I Hate Turkey


Home late, another Christmas party put to bed, too tired to ponder more than the turkey dinner at tomorrow night’s party – a reblog of my thoughts on turkey.

notestoponder

Hate is a big word, I”ll temper that to a strong dislike. Turkey has a unique distinction – it’s strictly a holiday meal. No one in their right mind plans a dinner party in May and says “hey, a Turkey would be great”. If people actually liked Turkey, it wouldn’t be disguised as “healthy alternative” sausage or processed into blocks of seasoned sandwich meat – only trotting out the big birds when Thanksgiving, Christmas and Easter demand preparation of something nobody wants the rest of the year.

The idea of Turkey eclipses reality. There’s a reason we say “I hope it’s not dry” – everyone knows it will be. Turkey requires gravy, cranberry sauce, or mayonnaise once it lands in a sandwich. We make it into soup or casseroles to disguise a loathsome reputation. Turkey is not great protein, it’s an obligation.

Today was Thanksgiving in Canada. Over time I’ve…

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Christmas Overhaul


Christmas strikes me as an absurd mutation – Jesus wasn’t born in December, ( Romans slipped the occasion in with Pagan solstice celebrations to make it more palatable – Christmas trees mimic early Pagan rituals of cutting branches in mid-winter), Santa Claus mythology is just about as non-Christian as it gets. (Fundamentalists want to ban Harry Potter yet a red nosed Reindeer flies Santa around the world in one night). Does anyone even know why we exchange gifts? Apparently “miracles” happen at Christmas – who performs them?

Pondering “Christmas spirit” led to a conclusion. Christmas needs an overhaul. Instead of painful, politically correct seasonal marketing, why not put our foot down and say “Christmas gifts are no longer required”. I propose Christmas be a time for awareness – giving not to our family, but to the global community. Imagine the possibilities – if we applied even a smidgeon of money spent on gifts towards global initiatives. what might we accomplish?

Ask yourself why we exchange gifts – if reason escapes you, maybe it’s time for a Christmas overhaul.

Real Meaning Christmas Picture

 

“Bored” Games


As a child we played a lot of board games – Monopoly for the most part – more often than not, it ended long before any satisfactory conclusion. Not that it mattered, the rules were simple and it was something to do.Every family had a Monopoly game; expressions like “get out of jail free” or “do not pass go” became part of popular culture.

Monopoly wasn’t something I would ever classify as fun; the premise of collecting property by forcing others into bankruptcy struck me as vicious – perhaps explaining why the game rarely reached a conclusion. I can’t recall a single game with an amicable parting of players. If we didn’t lose interest, it was guaranteed someone stormed off in a huff.

Before Christmas, shopping found me in a game store. Years since I’ve paid the slightest attention to boxed games on store shelves. I’m can’t say for certain what I expected to see; board games never really went out of style – judging by my twenty something kids and “gaming” cafes or bars popping up all over town – boxed games are big business.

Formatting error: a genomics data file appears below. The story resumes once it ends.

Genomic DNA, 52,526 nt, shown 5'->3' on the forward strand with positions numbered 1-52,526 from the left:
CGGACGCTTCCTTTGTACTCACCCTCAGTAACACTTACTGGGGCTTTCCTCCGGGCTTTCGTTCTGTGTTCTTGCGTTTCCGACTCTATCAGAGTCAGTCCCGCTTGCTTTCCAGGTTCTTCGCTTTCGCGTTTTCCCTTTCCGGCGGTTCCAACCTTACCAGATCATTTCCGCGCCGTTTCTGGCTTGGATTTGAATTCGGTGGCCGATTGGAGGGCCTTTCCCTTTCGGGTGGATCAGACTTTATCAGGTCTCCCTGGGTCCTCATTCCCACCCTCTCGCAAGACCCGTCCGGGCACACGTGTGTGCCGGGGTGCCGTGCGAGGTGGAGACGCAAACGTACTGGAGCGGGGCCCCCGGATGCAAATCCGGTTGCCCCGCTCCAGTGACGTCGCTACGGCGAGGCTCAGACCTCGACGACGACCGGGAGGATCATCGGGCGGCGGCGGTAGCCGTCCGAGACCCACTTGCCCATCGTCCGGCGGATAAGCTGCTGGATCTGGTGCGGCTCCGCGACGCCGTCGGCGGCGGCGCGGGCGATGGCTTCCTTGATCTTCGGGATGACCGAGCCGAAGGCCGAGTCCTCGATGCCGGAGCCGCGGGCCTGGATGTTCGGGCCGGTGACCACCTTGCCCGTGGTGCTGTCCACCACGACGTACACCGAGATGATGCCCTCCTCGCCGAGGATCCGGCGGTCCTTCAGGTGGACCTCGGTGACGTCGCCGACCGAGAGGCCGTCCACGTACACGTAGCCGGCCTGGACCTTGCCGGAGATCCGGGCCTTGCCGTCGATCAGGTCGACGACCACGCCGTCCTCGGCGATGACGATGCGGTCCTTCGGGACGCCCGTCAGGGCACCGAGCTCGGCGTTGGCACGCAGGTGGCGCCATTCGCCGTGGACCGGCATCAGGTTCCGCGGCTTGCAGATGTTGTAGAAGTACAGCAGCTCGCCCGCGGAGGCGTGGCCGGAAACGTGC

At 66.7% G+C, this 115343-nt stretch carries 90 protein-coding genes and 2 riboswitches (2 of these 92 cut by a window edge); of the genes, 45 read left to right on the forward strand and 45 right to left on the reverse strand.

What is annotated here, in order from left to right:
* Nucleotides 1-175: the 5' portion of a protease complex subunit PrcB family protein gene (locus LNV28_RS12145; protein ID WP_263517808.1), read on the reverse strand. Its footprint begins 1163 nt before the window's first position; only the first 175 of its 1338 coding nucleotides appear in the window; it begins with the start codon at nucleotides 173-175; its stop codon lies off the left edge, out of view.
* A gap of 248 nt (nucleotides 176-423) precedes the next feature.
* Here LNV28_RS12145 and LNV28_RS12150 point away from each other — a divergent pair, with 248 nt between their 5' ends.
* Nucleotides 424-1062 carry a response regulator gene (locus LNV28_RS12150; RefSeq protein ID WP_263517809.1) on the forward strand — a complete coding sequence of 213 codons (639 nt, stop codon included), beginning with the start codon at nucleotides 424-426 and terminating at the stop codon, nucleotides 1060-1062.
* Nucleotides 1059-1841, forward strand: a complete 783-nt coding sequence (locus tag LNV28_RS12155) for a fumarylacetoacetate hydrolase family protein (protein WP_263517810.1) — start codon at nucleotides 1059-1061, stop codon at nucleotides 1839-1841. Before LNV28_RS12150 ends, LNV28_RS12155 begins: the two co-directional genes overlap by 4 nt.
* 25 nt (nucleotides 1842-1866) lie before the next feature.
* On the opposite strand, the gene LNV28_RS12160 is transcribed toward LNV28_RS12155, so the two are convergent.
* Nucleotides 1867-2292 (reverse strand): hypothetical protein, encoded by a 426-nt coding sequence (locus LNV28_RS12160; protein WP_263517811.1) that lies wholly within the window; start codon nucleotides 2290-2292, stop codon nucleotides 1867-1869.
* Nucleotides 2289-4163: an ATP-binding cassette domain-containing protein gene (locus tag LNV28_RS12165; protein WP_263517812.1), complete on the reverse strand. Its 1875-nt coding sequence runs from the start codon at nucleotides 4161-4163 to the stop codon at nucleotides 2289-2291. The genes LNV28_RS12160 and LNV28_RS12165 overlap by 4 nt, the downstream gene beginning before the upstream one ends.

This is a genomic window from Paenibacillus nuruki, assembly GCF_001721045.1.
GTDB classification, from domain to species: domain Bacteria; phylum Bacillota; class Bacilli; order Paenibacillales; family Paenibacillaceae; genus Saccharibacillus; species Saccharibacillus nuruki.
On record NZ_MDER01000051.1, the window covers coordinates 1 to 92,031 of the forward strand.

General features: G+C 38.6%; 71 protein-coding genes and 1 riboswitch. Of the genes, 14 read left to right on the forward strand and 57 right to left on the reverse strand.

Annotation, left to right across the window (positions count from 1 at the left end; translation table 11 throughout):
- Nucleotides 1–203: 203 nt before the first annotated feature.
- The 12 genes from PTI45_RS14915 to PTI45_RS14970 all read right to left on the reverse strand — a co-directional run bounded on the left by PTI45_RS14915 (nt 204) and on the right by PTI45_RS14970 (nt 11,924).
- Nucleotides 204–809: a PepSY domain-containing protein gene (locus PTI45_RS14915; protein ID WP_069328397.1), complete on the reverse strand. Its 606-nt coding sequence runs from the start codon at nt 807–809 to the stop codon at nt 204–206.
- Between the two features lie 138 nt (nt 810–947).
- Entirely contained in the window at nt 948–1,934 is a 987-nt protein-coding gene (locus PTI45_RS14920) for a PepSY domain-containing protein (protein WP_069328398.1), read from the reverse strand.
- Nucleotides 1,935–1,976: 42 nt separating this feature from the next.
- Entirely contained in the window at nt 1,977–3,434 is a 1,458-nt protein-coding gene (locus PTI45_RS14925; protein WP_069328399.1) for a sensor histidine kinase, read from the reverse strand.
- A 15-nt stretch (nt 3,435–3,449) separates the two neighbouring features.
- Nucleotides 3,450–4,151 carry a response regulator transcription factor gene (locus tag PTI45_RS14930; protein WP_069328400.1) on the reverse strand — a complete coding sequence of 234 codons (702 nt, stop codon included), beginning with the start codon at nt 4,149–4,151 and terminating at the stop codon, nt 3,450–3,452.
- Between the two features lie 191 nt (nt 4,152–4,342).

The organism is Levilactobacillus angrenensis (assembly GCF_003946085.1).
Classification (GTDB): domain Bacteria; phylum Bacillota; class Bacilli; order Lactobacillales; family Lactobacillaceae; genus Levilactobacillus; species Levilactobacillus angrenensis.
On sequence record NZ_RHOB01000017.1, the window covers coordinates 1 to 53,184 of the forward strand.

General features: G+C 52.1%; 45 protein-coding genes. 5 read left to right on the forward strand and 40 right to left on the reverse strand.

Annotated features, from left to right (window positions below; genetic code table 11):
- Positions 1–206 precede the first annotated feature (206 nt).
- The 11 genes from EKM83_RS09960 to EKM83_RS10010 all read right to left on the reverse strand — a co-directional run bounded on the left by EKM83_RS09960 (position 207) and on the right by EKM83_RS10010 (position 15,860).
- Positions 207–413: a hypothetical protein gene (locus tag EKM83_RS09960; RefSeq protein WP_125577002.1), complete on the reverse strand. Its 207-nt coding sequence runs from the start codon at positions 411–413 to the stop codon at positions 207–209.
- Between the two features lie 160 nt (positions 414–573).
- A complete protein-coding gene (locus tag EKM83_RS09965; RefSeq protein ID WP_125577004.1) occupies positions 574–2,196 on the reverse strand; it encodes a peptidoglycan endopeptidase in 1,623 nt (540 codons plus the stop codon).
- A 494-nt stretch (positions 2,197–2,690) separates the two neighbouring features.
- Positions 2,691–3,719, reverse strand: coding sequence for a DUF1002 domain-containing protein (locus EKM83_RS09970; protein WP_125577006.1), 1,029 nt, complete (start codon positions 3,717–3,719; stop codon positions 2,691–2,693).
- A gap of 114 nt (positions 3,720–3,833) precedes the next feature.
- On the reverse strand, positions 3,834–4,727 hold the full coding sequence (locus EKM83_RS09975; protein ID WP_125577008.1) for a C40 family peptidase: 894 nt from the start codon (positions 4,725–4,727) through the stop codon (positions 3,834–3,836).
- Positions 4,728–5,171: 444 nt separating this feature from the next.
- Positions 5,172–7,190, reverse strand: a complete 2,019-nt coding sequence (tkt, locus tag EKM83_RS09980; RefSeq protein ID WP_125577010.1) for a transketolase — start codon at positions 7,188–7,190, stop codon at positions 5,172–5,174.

I know what I didn’t expect – Dogopoly, Catopoly, Princessopoly – row upon row of “opoly”, knock offs as far as the eye can see. Hard as I pondered, I couldn’t imagine playing Catopoly; in hindsight, I wish I’d taken a closer look at what exactly these cats were trying to accomplish. Likewise the hundreds of “hopefulopoly” speculators trying to cash in. The Monopoly franchise; seemingly unstoppable despite being one of the most boring games in history.

Monopoly began with the best intentions; often playing when we were bored, once in a while the entire family sitting around the kitchen table – full of anticipation, happy to be doing something together. It was a recipe for disaster – games took far too long, financial calamity gripping unlucky children with unparalleled vengeance, attention drifted as the rich got richer – polite players were bored, the rest were sulking or walking away from the game.

Monopoly is a strange game; kids don’t want to land in jail, go bankrupt, face a punitive banker, or live on the wrong side of the tracks. The game drags on for eternity, the only happy players being those with property and money to back it up. Seeing countless versions on the game store shelf left me asking – why?

I have great memories of playing Scrabble, Checkers, and Risk. Card games never caused problems, never sent any of us storming out of the room or feeling defeated.Board games are supposed to be fun; we settled on a game called Theories – players take turns reading a historical or scientific statement with 4 possible answers, others place their answer face down on the table, the reader reads out the answer which may or not be true. Points are awarded for calling a bluff on the reader, or having the correct answer. Dull as that may sound it was lots of fun – fast, silly and never leaving anyone with the urge to storm off.

Parker Brothers marketed the first Monopoly game in 1935. In 1941 the British secret service had UK licensed  manufacturer John Waddington Ltd. create a “special” edition for Nazi held prisoners of war. Distributed to prisoners under the guise of fictitious charities, the games contained hidden maps, compasses and real money useful for escape. In 1994 Hasbro – parent company of Parker Brothers – gave a license to USAopoly for a San Diego edition of Monopoly. Since then, several more U.S. publishing licenses have been granted, licenses exist in the UK, France, Germany, Australia, the Netherlands and Nigeria.

I found a blog post claiming  the definitive list of Monopoly versions; a total of 2433 –  written in 2006, I would guess hundreds more are collecting dust today.

http://jergames.blogspot.com/2006/02/monopoly-versions.html

Learning of wartime Monopoly shenanigans makes me feel a little happier;  knowledge of the world’s most popular, boring, rage inducing game, able to find a useful purpose , means Monopoly has one redeeming quality.